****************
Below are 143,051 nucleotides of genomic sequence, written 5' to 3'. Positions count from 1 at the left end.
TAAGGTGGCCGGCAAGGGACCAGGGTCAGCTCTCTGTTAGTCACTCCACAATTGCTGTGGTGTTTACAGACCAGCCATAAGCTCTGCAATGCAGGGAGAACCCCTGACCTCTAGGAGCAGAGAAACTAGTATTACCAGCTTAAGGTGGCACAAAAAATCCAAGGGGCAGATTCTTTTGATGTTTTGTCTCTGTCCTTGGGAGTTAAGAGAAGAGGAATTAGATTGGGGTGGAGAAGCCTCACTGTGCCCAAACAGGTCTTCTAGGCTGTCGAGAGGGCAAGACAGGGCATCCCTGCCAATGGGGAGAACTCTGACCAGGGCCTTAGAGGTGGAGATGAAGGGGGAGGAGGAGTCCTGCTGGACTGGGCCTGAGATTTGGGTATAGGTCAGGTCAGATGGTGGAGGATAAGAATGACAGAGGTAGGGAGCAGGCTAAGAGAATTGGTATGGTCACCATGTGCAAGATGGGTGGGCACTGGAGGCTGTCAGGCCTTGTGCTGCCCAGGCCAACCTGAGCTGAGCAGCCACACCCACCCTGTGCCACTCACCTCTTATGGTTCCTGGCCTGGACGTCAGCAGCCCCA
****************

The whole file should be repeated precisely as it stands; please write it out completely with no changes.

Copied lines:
Below are 143,051 nucleotides of genomic sequence, written 5' to 3'. Positions count from 1 at the left end.
TAAGGTGGCCGGCAAGGGACCAGGGTCAGCTCTCTGTTAGTCACTCCACAATTGCTGTGGTGTTTACAGACCAGCCATAAGCTCTGCAATGCAGGGAGAACCCCTGACCTCTAGGAGCAGAGAAACTAGTATTACCAGCTTAAGGTGGCACAAAAAATCCAAGGGGCAGATTCTTTTGATGTTTTGTCTCTGTCCTTGGGAGTTAAGAGAAGAGGAATTAGATTGGGGTGGAGAAGCCTCACTGTGCCCAAACAGGTCTTCTAGGCTGTCGAGAGGGCAAGACAGGGCATCCCTGCCAATGGGGAGAACTCTGACCAGGGCCTTAGAGGTGGAGATGAAGGGGGAGGAGGAGTCCTGCTGGACTGGGCCTGAGATTTGGGTATAGGTCAGGTCAGATGGTGGAGGATAAGAATGACAGAGGTAGGGAGCAGGCTAAGAGAATTGGTATGGTCACCATGTGCAAGATGGGTGGGCACTGGAGGCTGTCAGGCCTTGTGCTGCCCAGGCCAACCTGAGCTGAGCAGCCACACCCACCCTGTGCCACTCACCTCTTATGGTTCCTGGCCTGGACGTCAGCAGCCCCA